( args-fold [ list? args ] [ list? options ] [ procedure? unrecognized-option-proc ] [ procedure? operand-proc ] seed ... ) ( values * ... )
unrecognized-option-proc ( λ [ option option ] [ string? / char? name ] [ string? arg ] seed ... ) ( values * ... )
operand-proc ( λ [ string? operand ] seed ... ) ( values * ... )
( assoc obj [ list? alist ] ) ( or pair? #f ) ( assoc obj [ list? alist ] [ procedure? = ] ) ( or pair? #f )
= ( λ a b ) *
assq, assv, assoc It is an error if alist (for "association list") is not a list of pairs. These procedures find the first pair in alist whose car field is obj , and returns that pair. If no pair in alist has obj as its car, then #f (not the empty list) is returned. The assq procedure uses eq? to compare obj with the car fields of the pairs in alist , while assv uses eqv? and assoc uses compare if given and equal? otherwise. Rationale: Although they are often used as predicates, memq, memv, member, assq, assv, and assoc do not have question marks in their names because they return potentially useful values rather than just #t or #f.
( assoc obj [ list? alist ] ) ( or list? #f ) ( assoc obj [ list? alist ] [ procedure? = ] ) ( or pair? #f )
= ( λ a b ) *
assoc, assq, assv alist must be an association list -- a list of pairs. These procedures find the first pair in alist whose car field is key, and returns that pair. If no pair in alist has key as its car, then #f is returned. assq uses eq? to compare key with the car fields of the pairs in alist, while assv uses eqv? and assoc uses equal?. assoc is extended from its R5RS definition to allow the client to pass in an optional equality procedure = used to compare keys. The comparison procedure is used to compare the elements ei of list to the key parameter in this way: (= key (car ei)) ; list is (E1 ... En). That is, the first argument is always key, and the second argument is one of the list elements. Thus one can reliably find the first entry of alist whose key is greater than five with (assoc 5 alist <). Note that fully general alist searching may be performed with the find-tail and find procedures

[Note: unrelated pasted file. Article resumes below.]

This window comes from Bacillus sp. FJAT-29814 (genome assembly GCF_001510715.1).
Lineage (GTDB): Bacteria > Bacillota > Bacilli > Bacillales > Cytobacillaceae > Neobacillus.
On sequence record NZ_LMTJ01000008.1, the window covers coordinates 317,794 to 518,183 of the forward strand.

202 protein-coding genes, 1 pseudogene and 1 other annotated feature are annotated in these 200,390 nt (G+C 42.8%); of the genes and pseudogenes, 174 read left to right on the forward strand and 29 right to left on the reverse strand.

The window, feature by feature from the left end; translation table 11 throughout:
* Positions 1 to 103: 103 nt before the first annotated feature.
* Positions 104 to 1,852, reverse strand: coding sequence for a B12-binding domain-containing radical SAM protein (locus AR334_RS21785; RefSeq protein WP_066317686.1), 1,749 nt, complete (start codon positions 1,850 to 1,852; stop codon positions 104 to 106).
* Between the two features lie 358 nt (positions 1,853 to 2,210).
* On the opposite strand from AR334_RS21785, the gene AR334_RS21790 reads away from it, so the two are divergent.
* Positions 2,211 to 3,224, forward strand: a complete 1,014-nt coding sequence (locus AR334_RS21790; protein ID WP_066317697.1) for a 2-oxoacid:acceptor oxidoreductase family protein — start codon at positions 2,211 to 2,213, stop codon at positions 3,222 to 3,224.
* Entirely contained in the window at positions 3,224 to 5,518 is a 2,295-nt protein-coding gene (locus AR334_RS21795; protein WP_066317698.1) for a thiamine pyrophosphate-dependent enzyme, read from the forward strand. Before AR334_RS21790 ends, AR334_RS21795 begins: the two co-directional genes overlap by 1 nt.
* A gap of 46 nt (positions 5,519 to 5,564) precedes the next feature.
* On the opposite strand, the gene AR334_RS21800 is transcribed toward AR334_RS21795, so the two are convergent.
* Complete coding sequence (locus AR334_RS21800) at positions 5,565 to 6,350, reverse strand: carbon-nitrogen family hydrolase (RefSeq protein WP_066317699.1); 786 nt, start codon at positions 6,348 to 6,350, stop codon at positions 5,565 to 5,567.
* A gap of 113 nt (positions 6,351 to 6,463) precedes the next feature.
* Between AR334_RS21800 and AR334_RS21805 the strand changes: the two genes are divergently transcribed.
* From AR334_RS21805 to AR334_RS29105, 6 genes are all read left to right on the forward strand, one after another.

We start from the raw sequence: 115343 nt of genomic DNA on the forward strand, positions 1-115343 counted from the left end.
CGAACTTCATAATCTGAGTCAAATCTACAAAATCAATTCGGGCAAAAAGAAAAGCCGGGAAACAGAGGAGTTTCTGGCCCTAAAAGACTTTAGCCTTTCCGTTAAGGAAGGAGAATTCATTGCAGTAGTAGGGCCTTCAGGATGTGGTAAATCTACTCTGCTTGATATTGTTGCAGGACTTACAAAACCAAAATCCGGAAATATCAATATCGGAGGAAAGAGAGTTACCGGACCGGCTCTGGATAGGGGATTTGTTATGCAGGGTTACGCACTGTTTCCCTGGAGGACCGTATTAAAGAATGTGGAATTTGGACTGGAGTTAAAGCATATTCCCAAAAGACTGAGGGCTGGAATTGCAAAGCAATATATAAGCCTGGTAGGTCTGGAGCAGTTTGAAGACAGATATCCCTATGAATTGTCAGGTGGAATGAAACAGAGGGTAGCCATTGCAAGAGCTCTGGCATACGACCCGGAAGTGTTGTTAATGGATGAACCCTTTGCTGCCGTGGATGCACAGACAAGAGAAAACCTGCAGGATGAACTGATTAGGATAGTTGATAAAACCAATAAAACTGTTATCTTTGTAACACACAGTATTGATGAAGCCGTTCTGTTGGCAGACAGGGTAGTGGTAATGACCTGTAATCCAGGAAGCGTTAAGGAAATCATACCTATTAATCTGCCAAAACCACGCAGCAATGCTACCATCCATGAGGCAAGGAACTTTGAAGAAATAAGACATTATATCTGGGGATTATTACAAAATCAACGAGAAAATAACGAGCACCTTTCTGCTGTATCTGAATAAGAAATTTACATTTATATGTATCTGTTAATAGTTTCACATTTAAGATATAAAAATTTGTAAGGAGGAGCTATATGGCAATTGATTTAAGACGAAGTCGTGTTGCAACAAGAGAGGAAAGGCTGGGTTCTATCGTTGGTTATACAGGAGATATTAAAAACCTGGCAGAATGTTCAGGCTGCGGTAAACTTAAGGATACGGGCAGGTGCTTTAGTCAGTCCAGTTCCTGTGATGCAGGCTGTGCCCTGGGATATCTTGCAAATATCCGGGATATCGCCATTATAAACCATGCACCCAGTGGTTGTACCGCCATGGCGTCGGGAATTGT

( break [ procedure? pred ] [ list? list ] ) ( values list? list? ) ( break [ procedure? pred ] [ circular-list? list ] ) ( values list? circular-list? )
pred ( λ obj ) *
span, span!, break, break! Span splits the list into the longest initial prefix whose elements all satisfy pred, and the remaining tail. Break inverts the sense of the predicate: the tail commences with the first element of the input list that satisfies the predicate. In other words: span finds the intial span of elements satisfying pred, and break breaks the list at the first element satisfying pred. Span is equivalent to (values (take-while pred clist) (drop-while pred clist)). Span! and break! are the linear-update variants. They are allowed, but not required, to alter the argument list to produce the result.
( break! [ procedure? pred ] [ list? list ] ) ( values list? list? )
pred ( λ obj ) *
span, span!, break, break! Span splits the list into the longest initial prefix whose elements all satisfy pred, and the remaining tail. Break inverts the sense of the predicate: the tail commences with the first element of the input list that satisfies the predicate. In other words: span finds the intial span of elements satisfying pred, and break breaks the list at the first element satisfying pred. Span is equivalent to (values (take-while pred clist) (drop-while pred clist)). Span! and break! are the linear-update variants. They are allowed, but not required, to alter the argument list to produce the result.
( call-with-current-continuation [ procedure? proc ] ) *
proc ( λ [ procedure? k ] ) *